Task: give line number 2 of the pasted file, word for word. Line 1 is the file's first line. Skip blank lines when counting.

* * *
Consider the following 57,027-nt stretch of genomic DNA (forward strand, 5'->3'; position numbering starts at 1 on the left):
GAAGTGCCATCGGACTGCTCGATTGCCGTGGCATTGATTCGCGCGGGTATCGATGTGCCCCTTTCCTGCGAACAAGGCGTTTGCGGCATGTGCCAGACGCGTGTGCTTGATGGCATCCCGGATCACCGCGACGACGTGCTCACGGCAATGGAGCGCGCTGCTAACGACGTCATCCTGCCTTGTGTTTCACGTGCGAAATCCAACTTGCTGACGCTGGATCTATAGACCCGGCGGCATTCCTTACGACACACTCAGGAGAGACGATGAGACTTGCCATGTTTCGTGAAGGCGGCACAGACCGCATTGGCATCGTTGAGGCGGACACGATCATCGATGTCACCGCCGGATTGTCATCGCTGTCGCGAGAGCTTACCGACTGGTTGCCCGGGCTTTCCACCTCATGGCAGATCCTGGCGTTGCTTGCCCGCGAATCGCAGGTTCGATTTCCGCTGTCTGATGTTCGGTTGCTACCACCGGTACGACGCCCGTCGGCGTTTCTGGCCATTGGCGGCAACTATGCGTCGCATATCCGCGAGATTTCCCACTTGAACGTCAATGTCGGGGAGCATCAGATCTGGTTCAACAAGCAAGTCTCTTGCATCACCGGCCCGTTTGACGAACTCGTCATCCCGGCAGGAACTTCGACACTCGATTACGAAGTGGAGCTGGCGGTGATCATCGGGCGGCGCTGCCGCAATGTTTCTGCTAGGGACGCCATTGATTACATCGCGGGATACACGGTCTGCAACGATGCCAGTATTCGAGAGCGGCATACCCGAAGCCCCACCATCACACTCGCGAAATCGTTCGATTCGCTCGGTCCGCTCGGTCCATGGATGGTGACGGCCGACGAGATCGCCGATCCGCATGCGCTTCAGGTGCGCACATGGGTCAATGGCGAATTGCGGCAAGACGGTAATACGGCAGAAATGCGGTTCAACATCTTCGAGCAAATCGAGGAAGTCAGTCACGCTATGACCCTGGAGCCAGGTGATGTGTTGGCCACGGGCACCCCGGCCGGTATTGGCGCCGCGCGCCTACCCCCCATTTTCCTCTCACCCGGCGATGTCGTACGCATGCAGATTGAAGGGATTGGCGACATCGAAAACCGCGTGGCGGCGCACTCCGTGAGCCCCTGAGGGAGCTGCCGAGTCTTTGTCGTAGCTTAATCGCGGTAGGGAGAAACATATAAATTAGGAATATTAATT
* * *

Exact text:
GAAGTGCCATCGGACTGCTCGATTGCCGTGGCATTGATTCGCGCGGGTATCGATGTGCCCCTTTCCTGCGAACAAGGCGTTTGCGGCATGTGCCAGACGCGTGTGCTTGATGGCATCCCGGATCACCGCGACGACGTGCTCACGGCAATGGAGCGCGCTGCTAACGACGTCATCCTGCCTTGTGTTTCACGTGCGAAATCCAACTTGCTGACGCTGGATCTATAGACCCGGCGGCATTCCTTACGACACACTCAGGAGAGACGATGAGACTTGCCATGTTTCGTGAAGGCGGCACAGACCGCATTGGCATCGTTGAGGCGGACACGATCATCGATGTCACCGCCGGATTGTCATCGCTGTCGCGAGAGCTTACCGACTGGTTGCCCGGGCTTTCCACCTCATGGCAGATCCTGGCGTTGCTTGCCCGCGAATCGCAGGTTCGATTTCCGCTGTCTGATGTTCGGTTGCTACCACCGGTACGACGCCCGTCGGCGTTTCTGGCCATTGGCGGCAACTATGCGTCGCATATCCGCGAGATTTCCCACTTGAACGTCAATGTCGGGGAGCATCAGATCTGGTTCAACAAGCAAGTCTCTTGCATCACCGGCCCGTTTGACGAACTCGTCATCCCGGCAGGAACTTCGACACTCGATTACGAAGTGGAGCTGGCGGTGATCATCGGGCGGCGCTGCCGCAATGTTTCTGCTAGGGACGCCATTGATTACATCGCGGGATACACGGTCTGCAACGATGCCAGTATTCGAGAGCGGCATACCCGAAGCCCCACCATCACACTCGCGAAATCGTTCGATTCGCTCGGTCCGCTCGGTCCATGGATGGTGACGGCCGACGAGATCGCCGATCCGCATGCGCTTCAGGTGCGCACATGGGTCAATGGCGAATTGCGGCAAGACGGTAATACGGCAGAAATGCGGTTCAACATCTTCGAGCAAATCGAGGAAGTCAGTCACGCTATGACCCTGGAGCCAGGTGATGTGTTGGCCACGGGCACCCCGGCCGGTATTGGCGCCGCGCGCCTACCCCCCATTTTCCTCTCACCCGGCGATGTCGTACGCATGCAGATTGAAGGGATTGGCGACATCGAAAACCGCGTGGCGGCGCACTCCGTGAGCCCCTGAGGGAGCTGCCGAGTCTTTGTCGTAGCTTAATCGCGGTAGGGAGAAACATATAAATTAGGAATATTAATT